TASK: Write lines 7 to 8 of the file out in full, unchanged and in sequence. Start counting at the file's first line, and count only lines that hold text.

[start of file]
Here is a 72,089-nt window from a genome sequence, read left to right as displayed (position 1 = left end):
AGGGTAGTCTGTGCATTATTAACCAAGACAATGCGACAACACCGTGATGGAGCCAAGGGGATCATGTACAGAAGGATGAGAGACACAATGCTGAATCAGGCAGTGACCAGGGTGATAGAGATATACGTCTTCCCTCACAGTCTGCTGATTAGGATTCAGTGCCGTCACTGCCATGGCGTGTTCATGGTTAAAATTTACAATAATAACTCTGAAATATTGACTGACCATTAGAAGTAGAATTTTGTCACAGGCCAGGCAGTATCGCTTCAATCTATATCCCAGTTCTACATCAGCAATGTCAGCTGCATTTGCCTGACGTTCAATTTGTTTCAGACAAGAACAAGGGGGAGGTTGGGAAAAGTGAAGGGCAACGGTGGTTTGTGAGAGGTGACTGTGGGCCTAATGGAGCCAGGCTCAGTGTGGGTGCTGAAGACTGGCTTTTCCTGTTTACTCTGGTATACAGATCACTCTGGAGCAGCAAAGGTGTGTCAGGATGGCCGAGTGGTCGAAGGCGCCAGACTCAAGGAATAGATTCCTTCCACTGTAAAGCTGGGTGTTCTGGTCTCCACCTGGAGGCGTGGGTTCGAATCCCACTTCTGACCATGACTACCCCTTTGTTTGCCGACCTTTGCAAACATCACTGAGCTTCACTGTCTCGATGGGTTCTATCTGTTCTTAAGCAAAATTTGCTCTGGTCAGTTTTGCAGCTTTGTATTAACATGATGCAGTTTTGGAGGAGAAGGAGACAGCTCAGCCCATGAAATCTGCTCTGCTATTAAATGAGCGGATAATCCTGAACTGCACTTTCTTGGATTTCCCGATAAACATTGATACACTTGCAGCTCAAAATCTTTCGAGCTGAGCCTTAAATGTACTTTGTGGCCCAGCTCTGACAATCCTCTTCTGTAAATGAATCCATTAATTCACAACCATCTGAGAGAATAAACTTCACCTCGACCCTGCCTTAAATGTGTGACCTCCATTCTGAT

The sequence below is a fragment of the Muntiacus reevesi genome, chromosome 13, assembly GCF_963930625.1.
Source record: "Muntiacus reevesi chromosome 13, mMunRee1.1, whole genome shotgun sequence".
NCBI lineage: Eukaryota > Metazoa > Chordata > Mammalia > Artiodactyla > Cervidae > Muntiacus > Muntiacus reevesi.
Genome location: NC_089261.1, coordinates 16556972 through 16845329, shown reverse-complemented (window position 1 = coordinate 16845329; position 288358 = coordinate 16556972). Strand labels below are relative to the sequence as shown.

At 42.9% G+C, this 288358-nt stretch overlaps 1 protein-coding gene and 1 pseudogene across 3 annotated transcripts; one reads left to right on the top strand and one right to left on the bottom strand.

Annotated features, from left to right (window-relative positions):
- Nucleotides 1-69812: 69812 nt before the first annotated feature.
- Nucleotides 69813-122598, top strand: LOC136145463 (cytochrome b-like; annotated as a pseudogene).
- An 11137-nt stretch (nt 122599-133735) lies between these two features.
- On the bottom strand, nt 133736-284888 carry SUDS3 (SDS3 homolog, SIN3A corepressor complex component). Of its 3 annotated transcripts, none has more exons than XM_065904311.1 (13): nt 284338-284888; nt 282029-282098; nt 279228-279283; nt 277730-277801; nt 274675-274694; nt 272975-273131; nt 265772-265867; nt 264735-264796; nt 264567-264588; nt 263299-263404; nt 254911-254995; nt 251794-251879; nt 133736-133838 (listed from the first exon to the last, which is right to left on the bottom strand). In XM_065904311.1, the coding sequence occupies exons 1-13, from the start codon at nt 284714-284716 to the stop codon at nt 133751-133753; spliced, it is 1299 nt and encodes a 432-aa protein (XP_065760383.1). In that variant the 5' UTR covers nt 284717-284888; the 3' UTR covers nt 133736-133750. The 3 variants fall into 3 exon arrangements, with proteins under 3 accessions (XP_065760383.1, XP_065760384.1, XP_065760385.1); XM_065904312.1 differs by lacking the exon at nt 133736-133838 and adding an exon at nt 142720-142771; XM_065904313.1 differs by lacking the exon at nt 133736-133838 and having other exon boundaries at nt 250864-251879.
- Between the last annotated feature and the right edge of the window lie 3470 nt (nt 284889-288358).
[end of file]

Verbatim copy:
At 42.9% G+C, this 288358-nt stretch overlaps 1 protein-coding gene and 1 pseudogene across 3 annotated transcripts; one reads left to right on the top strand and one right to left on the bottom strand.

Annotated features, from left to right (window-relative positions):